Reviewed by lasttimeisaw 6 / 10 / 10

we must hand it to Sorrentino for laying an undue outpouring of his outrageous brainwaves with an enormous trowel

This international cut of Paolo Sorrentino's sumptuous-looking biopic of Italian media tycoon-turned-former Prime Minister Silvio Berlusconi (1936-) runs 145 minutes, collated and edited from LORO I and II which were subsequently released in Italy and in toto clock in at 204 minutes, nearly one-hour length of footage is truncated (may it all be bikini-clad, pneumatic girls roistering in abandonment), so for cinematic purist, please refrain from this version. Otherwise, let's dive into this sybaritic adventure which kick-starts with a wacky caveat: a kawaii lamb plumb drops dead seconds after it stumbles into the cavernous living room of Berlusconi's summer residence in Sardinia, the message seems clear - Agnus Dei aka. innocence cannot survive in that toxic environs. It takes a good 40 minutes before Mr. Berlusconi's first official appearance, during which, Sergio Morra (Scamarcio), who runs an escort business in Taranto with his partner Tamara (Axen), aims to branch out by getting the former PM's attention - who is scheming to win the upcoming 2008 election - through the brokering of Kira (Smutniak), Silvio's current mistress, among others. Sergio arranges a rip-roaring party mainly consisted of barely-clad nubile girls, in a rented villa right in front of Berlusconi's. Will he rise to the bait? There is no question about that. First time Mr. Berlusconi (Servillo) entering the scene, he is dressed like an Arabian woman, veiled and everything, holding a posy and trying to delight his estranged wife Veronica Lario (Ricci), but her dismissal hits like an icy knife, "Don't be a clown, Silvio." an inner voice exclaims. Indeed, Sorrentino's tack is to peel off this plutocrat's layered guises to reveal what he is made of, a salesman and a clown, two bullet points are shored up by a nocturnal cold call to prove he still gets his pitchman mojo and the irreparable dissolution of his 20-year-old marriage with Veronica, who despises him for his incapacity in statecraft and unrestrained debauchery. And there is more spiteful sideswipe, what is at the rainbow's end for an elderly man who literally has everything in his life? His long lost youth, of course, Sorrentino's senescent barbs levering at a septuagenarian through the mouth of a 20-year-old nubile girl Stella (Pagani), whom Silvio intends to bed in the course of another lavish quarry-hunting party organized by Sergio, is piercingly cruel, and even afterwards, he dredges up the spat and tries to erase its verity by a wisecrack, but a passing thought is: if Stella's grandfather indeed shares the same denture cleaner as his, she might not need to be at that pathetic party in the first place. Contrasting the unconscionable razzle-dazzle (which Sorrentino has honed to the hilt with a dash of absurdity and saturated bling-bling pizzazz) with a muted emptiness - which seeps in in the wake of the calamitous 2009 L'Aquila earthquake occurring after Berlusconi's re-election, the way Sorrentino linking these two events together deviously implies that the calamity could be the Almighty's irate answer towards his ascendency, LORO (means "them" in English) finally junks it materialistic ballast/frippery as well as the subplot of Sergio's grasping pursuance, in lieu, Berlusconi's self-reflexion tangentially alludes to an inconvenient truth: a leader's characteristics reflect those of the multitude who chooses him, and now, they want Jesus back. Toni Servillo is, to be expected, superbly eloquent and all-around (also playing Ennio Doris, a billionaire businessman and one of Berlusconi's closest associates) in embodying a well-known real-life character whose tics and elocution the mass (Italian audience in particular) is very au fait with, subtly buries his diligent imitation under a self-parodying conviviality (top-notch make-up achievement too), shouldn't one be alert if his Berlusconi comes off as rather sympathetic? Among a vast supporting characters, Scamarcio and Smutniak both turn heads, but it is Elena Sofia Ricci who plays off Servillo's motor-mouthed accusation and interrogation with a calm but smoldering despair that preciously retains her vestigial dignity. LORO is largely what one can expect from Sorrentino's sardonic disposition and ostentatious modus operandi, even if your mileage may vary towards his controversial subject, at the very least, we must hand it to Sorrentino for laying an undue outpouring of his outrageous brainwaves with an enormous trowel.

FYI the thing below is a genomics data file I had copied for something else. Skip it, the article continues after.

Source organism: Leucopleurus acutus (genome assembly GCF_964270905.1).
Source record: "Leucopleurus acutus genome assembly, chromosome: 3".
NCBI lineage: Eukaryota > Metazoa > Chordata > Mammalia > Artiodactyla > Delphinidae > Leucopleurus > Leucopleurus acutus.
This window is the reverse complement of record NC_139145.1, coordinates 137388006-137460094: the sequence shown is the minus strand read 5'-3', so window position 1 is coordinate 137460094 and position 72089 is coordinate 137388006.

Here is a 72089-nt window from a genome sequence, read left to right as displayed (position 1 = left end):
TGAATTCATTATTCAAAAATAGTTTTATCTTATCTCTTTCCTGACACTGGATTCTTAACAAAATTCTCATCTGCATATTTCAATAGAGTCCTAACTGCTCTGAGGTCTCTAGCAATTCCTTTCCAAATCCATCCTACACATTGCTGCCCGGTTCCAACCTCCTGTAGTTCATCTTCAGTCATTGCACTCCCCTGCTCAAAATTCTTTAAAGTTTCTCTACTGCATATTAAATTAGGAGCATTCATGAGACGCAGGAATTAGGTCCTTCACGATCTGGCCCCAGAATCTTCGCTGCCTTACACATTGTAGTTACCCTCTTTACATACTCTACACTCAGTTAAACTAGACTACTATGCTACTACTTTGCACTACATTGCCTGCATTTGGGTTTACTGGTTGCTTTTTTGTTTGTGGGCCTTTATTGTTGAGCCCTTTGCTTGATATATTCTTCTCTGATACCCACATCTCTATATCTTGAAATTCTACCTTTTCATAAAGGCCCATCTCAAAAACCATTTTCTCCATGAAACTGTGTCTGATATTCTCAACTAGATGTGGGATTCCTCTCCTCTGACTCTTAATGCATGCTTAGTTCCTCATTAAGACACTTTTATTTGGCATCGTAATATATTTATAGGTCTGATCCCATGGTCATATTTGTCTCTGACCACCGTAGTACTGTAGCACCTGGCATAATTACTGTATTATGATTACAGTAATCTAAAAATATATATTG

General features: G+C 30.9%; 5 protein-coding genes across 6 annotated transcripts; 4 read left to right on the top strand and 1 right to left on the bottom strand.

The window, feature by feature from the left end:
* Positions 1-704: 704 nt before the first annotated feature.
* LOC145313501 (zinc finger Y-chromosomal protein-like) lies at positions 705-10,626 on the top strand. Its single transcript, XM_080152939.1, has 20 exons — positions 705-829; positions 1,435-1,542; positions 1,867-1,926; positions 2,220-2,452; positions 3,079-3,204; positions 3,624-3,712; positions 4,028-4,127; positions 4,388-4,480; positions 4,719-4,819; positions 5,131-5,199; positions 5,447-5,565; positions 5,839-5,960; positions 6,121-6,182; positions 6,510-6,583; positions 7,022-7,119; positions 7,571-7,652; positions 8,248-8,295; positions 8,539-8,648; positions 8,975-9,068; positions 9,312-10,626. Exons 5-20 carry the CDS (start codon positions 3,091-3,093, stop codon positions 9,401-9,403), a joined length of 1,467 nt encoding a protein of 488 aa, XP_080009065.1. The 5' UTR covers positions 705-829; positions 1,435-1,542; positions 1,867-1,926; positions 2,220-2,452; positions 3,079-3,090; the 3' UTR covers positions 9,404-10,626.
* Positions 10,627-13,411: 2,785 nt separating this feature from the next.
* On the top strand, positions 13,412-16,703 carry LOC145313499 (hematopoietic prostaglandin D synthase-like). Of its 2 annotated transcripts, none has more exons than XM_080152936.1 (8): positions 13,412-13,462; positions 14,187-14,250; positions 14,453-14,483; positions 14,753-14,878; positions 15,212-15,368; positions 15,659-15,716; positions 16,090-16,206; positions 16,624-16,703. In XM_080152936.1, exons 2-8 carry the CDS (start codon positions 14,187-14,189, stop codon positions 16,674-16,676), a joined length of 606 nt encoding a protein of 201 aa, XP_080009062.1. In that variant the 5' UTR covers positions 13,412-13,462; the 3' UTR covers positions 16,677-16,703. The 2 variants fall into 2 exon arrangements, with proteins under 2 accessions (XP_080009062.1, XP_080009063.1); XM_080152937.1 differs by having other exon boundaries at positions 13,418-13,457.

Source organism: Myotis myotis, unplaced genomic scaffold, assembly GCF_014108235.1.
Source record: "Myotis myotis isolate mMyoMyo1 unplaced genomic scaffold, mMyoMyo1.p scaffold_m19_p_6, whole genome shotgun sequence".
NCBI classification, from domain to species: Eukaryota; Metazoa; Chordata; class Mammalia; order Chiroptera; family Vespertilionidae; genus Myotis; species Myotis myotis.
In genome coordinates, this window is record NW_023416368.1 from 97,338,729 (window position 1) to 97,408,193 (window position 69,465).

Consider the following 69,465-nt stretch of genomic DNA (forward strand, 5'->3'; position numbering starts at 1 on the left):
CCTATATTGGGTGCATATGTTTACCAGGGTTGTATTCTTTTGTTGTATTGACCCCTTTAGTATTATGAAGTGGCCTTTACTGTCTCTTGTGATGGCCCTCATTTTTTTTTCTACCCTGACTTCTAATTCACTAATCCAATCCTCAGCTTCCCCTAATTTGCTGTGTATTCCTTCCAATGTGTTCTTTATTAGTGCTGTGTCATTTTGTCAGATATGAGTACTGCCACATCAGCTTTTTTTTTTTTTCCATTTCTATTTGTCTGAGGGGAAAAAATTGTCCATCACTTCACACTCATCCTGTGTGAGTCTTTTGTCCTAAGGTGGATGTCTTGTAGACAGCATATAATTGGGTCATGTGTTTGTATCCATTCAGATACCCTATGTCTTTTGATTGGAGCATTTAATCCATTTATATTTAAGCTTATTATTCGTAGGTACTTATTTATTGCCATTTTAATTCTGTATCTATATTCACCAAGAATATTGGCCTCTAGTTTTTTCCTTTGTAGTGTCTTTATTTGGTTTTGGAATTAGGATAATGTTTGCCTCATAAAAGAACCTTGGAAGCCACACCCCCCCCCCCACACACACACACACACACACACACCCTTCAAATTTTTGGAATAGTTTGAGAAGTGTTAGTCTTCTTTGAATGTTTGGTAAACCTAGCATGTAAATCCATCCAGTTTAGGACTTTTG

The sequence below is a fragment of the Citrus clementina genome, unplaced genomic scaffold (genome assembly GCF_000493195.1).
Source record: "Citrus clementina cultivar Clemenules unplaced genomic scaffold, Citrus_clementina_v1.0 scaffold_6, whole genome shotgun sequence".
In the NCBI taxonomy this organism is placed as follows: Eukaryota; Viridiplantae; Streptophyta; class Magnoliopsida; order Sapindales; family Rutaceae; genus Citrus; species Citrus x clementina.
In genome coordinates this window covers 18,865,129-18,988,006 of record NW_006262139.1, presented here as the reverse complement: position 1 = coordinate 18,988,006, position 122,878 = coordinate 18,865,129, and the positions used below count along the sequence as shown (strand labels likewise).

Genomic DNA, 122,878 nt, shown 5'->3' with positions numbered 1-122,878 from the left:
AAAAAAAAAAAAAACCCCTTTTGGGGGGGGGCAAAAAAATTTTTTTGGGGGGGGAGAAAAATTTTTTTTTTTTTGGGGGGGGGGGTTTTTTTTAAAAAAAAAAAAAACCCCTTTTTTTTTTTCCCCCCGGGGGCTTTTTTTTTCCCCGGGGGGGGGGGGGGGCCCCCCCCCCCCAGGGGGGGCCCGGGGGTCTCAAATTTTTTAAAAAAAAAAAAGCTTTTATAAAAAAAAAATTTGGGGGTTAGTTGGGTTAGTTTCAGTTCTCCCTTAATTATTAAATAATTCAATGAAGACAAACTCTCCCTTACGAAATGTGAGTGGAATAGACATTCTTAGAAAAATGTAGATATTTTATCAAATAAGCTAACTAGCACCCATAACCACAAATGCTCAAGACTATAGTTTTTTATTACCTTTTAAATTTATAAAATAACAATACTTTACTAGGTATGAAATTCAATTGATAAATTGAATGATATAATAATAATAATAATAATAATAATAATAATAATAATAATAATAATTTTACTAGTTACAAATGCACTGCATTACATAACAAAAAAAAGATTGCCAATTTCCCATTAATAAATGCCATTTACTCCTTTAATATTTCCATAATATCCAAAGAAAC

Reviewed by ferguson-6 6 / 10 / 10

power abused and on display

Greetings again from the darkness. Silvio Berlusconi is a former Prime Minister of Italy, having served four times. He is also a billionaire businessman who has been deeply involved with Italian politics for more than 20 years. Berlusconi is in his 70's and has been convicted of tax fraud, accused of conflicts of interest, and is well known for his brash and charismatic personality, as well as his scandalous personal lifestyle and numerous controversies. None of that is required information prior to watching the movie since it's described as a "fictional" account, but it does help to have a basic understanding of the man. It should be noted that the film was originally released as Part 1 and Part 2. The international version I watched has been edited to 151 minutes, almost one hour shorter than the two parts combined. It begins by following Sergio Morra, a charming hustler and schemer played by Riccardo Scamarcio (JOHN WICK 2). Along with his wife Tamara (Euridice Axen), he runs a prostitution and escort ring of beautiful young ladies ... each willing to show and do whatever is necessary to obtain money, drugs, and a career or rich husband. It becomes apparent that Sergio really wants a chance to meet with "him", Silvio Berlusconi, in hopes of some type of business partnership. Sergio's meeting with Silvio's lead mistress Kira (Kasia Smutniak) cracks the door that he so wishes to enter. Sergio throws a party at Villa Morena, the home next to Silvio's sprawling Sardinia country estate. Decadence and wild activities abound, as does dancing by the swimming pool to the thumping Italian techno music. There seem to be no rules, or even etiquette, at the party where nudity, drugs and booze are commonplace. The party gets Silvio's attention and he agrees to meet with Sergio. It's at this point where the film shifts to its second narrative. No longer focused on Sergio, the story becomes all Silvio. Toni Servillo delivers a tour de force as Silvio Berlusconi. Sure, he is masked in make-up to capture the look of someone trying hard to look younger than they are - but that's exactly what Silvio did (and does). Mr. Servillo manages to become the larger-than-life figure that commands attention in every crowd and every room. Elena Sofia Ricci plays Veronica Lario, Silvio's wife. We witness their crumbling marriage and the unhappiness she has each day. Silvio's process with everyone, including his wife, is to shift into smooth political salesman mode. In fact, one of the greatest scenes of all movies this year has Silvio re-capturing his early days as a real estate salesman as he pushes a non-existent apartment on a lonely housewife. The scene features fascinating acting, writing and filmmaking in one fell swoop. Director Paolo Sorrentino is best known for his Foreign Language Oscar for the fantastic THE GREAT BEAUTY (2013). This film is more extreme and harsh than that one was, and Sorrentino co-wrote this script with Umberto Contarello. Frequent collaborator Luca Bigazzi delivers terrific cinematography. At times the film looks like one lavish fashion shoot. The score and music come from Lele Marchitelli and play a crucial role throughout. Italy is presented here as having declined into a state of hedonism with mass debauchery. It's uncomfortable watching women stoop to these levels in hopes of being recognized and rewarded with some type of affirmation - either a better career, more wealth, or whatever their dreams might be. A powerful man is there to take advantage of such insecurities. The film touches on Silvio's political power and the aftermath of the L'Aquila earthquake. Much of the film focuses on the overall amorality of those involved, and though the actions of these folks might go against our own standards, we will admit that filmmaker Sorrentino has a knack for making something so vulgar still look darn good on screen.